Black Magic Woman

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"Black Magic Woman"
Single by Fleetwood Mac
from the album English Rose
Released 29 March 1968
Format 7" single
Recorded February 1968
Genre Blues rock
Length 2:48
Label Blue Horizon
57-3138 (UK)
Epic
5-10351 (USA)
Fleetwood Mac singles chronology
"I Believe My Time Ain't Long"
(1967 UK)

"Shake Your Moneymaker"
(1968 Germany)
"Black Magic Woman"
(1968)
"Need Your Love So Bad"
(1968)

"Black Magic Woman" is a song written by Peter Green that first appeared as a Fleetwood Mac single in various countries in 1968, subsequently appearing on the 1969 Fleetwood Mac compilation albums English Rose (US) and The Pious Bird of Good Omen (UK), as well as Vintage Years. In 1970, it became a classic hit by Santana, as sung by Gregg Rolie, reaching No. 4 in the U.S. and Canadian charts, after appearing on their Abraxas album, becoming more closely associated with Santana than Fleetwood Mac. In 2005 the song was covered by ex-Thin Lizzy guitarist Snowy White on his album The Way It Is. In 1996, the song was also covered by Gary Hoey on his album Bug Alley.

The 1:49 instrumental at the end is called "Gypsy Queen," and was written by Hungarian Jazz guitarist Gabor Szabo. It was omitted from 1974's Santana's Greatest Hits album, even though radio stations usually play "Black Magic Woman" and "Gypsy Queen" as one song.

Fleetwood Mac version[edit]

Although not as popular as Santana's arrangement two years later, "Black Magic Woman" nevertheless became a fairly popular blues-rock hit peaking at No. 37 in the UK Singles Chart. It was featured in Fleetwood Mac live set-lists even after Green had left the band, when it was often sung by Danny Kirwan, and during concerts in the early 1970s it would form the basis for long mid-concert jams. The song would often be preceded by a band member reminding the audience that it was a Fleetwood Mac song before it became such a big hit for Santana.

Structure[edit]

Set in the key of D minor, the verse follows a twelve bar chord progression alternating between D minor7, A minor7, and G minor7, and the instrumentation consists of vocals, two guitars, bass guitar and drums. It is homophonic, the voice and lead guitar taking the lead roles. The song is set in common time (4/4), with the rhythm "pushing" on the upbeat, then breaking into a shuffle beat root -chord jam after the final verse.

D minor 7 | D minor 7 | A minor 7 | A minor 7 | D minor 7 | D minor 7 | G minor 7 | G minor 7 | Dm 7 - C 7 | Bb 7 - A 7 | D minor 7 | D minor 7

The original recording by Peter Green's Fleetwood Mac featured guitars that were slightly below standard pitch, probably due to them being tuned to a piano or another guitar in the recording studio (very much reminiscent of The Rolling Stones). For most performances, it is played in standard, although to create a performance faithful to the original recording, the low E string is advised[by whom?] to be tuned down to D.

The haunting D minor triad from the 17 fret is played out on one guitar, and a slide guitar playing the same chord is faded in over the top.[citation needed]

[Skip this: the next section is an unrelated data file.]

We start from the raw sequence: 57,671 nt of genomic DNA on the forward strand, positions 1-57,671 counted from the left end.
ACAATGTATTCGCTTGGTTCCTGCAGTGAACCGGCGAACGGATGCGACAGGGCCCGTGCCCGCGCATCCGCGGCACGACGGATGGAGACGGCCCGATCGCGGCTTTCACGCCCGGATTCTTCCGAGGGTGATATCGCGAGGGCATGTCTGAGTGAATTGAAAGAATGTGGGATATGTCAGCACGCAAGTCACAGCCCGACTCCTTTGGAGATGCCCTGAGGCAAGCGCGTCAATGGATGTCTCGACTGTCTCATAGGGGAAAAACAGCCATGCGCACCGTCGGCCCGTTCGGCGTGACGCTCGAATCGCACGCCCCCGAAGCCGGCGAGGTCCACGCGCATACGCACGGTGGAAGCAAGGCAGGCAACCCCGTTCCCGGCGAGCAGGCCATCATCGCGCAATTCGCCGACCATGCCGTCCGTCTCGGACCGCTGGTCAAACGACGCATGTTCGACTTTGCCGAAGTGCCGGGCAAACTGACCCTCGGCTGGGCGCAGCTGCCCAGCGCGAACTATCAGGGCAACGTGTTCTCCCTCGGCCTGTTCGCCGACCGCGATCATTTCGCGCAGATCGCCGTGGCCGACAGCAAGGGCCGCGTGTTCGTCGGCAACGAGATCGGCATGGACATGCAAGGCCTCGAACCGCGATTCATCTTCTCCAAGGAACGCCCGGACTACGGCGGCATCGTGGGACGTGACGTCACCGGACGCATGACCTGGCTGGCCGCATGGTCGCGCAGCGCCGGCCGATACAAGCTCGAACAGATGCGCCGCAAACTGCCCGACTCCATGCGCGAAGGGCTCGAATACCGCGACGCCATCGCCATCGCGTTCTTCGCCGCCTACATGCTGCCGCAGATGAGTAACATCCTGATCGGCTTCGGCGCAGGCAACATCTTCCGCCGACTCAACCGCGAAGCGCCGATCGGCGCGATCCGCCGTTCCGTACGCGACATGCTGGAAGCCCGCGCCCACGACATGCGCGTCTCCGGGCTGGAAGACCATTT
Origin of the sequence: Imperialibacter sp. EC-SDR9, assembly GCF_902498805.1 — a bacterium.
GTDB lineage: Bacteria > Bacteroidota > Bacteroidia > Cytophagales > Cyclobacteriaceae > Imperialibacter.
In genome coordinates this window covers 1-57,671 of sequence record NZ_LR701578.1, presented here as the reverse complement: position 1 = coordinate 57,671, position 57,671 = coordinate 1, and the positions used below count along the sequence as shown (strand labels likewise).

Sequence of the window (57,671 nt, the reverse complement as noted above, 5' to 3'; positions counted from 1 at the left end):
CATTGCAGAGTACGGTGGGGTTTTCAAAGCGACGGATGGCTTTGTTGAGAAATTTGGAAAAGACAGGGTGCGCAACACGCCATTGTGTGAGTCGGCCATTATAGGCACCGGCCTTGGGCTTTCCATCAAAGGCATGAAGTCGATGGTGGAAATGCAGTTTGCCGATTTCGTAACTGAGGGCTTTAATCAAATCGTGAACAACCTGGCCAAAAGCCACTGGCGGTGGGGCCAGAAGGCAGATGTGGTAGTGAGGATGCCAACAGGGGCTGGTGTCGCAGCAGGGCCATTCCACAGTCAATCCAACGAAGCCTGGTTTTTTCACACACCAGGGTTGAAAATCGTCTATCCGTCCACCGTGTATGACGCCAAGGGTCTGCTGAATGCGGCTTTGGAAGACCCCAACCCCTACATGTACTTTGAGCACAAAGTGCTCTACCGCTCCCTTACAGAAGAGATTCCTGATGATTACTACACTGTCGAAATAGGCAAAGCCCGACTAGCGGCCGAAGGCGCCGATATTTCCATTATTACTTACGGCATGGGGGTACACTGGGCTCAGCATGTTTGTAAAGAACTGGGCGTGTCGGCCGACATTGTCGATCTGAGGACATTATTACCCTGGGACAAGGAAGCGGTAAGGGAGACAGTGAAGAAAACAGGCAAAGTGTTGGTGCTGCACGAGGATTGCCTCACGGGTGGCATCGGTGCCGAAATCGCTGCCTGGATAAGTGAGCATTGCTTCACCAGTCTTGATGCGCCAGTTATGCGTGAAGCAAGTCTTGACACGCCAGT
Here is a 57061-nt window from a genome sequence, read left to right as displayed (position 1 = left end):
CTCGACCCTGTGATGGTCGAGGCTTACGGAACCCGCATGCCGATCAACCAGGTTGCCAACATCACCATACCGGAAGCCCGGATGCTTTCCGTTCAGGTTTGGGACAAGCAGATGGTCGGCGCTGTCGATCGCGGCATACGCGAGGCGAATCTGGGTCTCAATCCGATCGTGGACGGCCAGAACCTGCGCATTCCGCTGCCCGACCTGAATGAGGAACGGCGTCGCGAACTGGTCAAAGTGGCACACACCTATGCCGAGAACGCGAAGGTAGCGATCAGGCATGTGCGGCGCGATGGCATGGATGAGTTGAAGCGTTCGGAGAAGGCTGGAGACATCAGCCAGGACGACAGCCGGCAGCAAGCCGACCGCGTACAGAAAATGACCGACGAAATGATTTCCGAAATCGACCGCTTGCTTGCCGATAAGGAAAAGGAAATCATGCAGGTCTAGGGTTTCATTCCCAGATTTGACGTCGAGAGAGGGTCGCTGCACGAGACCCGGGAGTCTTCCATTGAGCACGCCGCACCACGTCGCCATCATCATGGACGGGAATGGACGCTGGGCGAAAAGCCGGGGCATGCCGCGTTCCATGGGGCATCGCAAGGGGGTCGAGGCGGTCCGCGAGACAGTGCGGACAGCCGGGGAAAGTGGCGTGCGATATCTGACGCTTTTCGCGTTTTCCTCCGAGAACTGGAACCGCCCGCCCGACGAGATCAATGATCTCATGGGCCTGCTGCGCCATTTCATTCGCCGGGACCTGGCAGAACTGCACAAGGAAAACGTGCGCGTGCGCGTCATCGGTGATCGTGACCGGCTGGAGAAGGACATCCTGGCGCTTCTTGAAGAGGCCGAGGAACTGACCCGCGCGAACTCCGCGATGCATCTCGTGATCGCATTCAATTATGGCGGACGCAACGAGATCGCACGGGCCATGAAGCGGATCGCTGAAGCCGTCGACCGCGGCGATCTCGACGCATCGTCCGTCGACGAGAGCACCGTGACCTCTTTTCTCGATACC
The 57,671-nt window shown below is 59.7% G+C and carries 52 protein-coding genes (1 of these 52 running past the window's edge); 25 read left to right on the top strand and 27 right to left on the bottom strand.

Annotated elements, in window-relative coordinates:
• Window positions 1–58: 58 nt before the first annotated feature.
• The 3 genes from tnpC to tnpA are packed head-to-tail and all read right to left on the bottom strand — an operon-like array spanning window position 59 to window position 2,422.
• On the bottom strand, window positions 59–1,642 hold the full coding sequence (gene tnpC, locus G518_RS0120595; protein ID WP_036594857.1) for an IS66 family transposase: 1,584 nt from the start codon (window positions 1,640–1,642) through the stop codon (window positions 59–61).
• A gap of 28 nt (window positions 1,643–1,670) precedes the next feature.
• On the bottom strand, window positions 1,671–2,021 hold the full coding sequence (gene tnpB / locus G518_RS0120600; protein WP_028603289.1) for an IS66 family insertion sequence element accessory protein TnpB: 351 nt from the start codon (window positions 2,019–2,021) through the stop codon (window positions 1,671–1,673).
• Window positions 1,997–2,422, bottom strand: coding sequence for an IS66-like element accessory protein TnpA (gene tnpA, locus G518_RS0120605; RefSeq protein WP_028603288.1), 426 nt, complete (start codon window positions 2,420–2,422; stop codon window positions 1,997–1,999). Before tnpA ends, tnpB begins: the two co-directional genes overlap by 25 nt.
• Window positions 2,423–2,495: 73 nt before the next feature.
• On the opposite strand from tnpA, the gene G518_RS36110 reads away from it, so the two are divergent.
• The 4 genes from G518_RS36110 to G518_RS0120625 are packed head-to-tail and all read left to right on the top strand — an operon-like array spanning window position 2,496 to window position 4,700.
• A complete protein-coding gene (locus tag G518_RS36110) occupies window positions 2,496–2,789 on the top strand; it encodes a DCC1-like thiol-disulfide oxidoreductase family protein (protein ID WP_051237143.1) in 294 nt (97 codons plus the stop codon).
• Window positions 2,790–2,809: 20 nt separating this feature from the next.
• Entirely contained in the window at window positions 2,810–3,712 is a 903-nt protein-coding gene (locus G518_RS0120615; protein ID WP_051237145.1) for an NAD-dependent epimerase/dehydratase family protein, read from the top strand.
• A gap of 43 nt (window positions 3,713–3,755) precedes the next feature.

Santana version[edit]

"Black Magic Woman"
Single by Santana
from the album Abraxas
B-side "Hope You're Feeling Better"
Released 1970
Recorded 1970
Genre Blues rock, latin rock
Length

5:24 (album version)

3:16 (single version)
Label Columbia
Writer(s) Peter Green
Producer(s) Fred Catero and Carlos Santana
Abraxas track listing
"Singing Winds, Crying Beasts"
(1)
"Black Magic Woman"
(2)
"Oye Como Va"
(3)

Background[edit]

Santana's version, recorded in 1970, is a medley with Gábor Szabó's 1966 "Gypsy Queen", a mix of jazz, Hungarian folk and Latin rhythms. The song became one of Santana's staples and one of their biggest hits, with the single reaching #4 on the Billboard Hot 100 in January 1971. Abraxas reached #1 on the charts and hit quadruple platinum in 1986, partially thanks to "Black Magic Woman."

Structure[edit]

While the song follows the same general structure of Peter Green's version, also set in common time, in D minor and using the same melody and lyrics, it is considerably different, with a slightly altered chord pattern (Dm7– Am7–Dm7–Gm7–Dm7–Am7–Dm7), occasionally mixing between the Dorian and Aeolian modes, especially in the song's intro. A curious blend of blues, rock, jazz, 3/2 afro-Cuban son clave, and "Latin" polyrhythms, Santana's arrangement added conga, timbales and other percussion, in addition to organ and piano, to make complex polyrhythms that give the song a "voodoo" feel distinct from the original.[1]

The introduction of the song, which was adapted from Szabó's "Gypsy Queen", consists of simple hammer-ons, pull-offs and slides on the guitar and bass, before moving into the introductory guitar solo of "Black Magic Woman." After the introductory solo, which follows the same chord progression as the verse, the song moves into an eight-bar piano solo on D minor, and proceeds to two verses sung by keyboardist Gregg Rolie. Two verses of guitar solo follow the two sung verses, which are then succeeded by another verse, before moving into a modified version of the "Gypsy Queen" section from the beginning of the song to end the piece. Rolie also performs a solo on the Hammond B3 Organ in the middle of the song.

There is also a single edit that runs for 3:15. On some radio versions the piano solo is omitted, and "Gypsy Queen" is sometimes omitted. Other longer versions have since been released, including one which runs for 8:56.

References[edit]

  1. ^ Olsen, Eric. "That Voodoo You Do: The Classic Santana." Blogcritics.org (Accessed October 3, 2006). <http://blogcritics.org/archives/2004/02/16/155414.php>

External links[edit]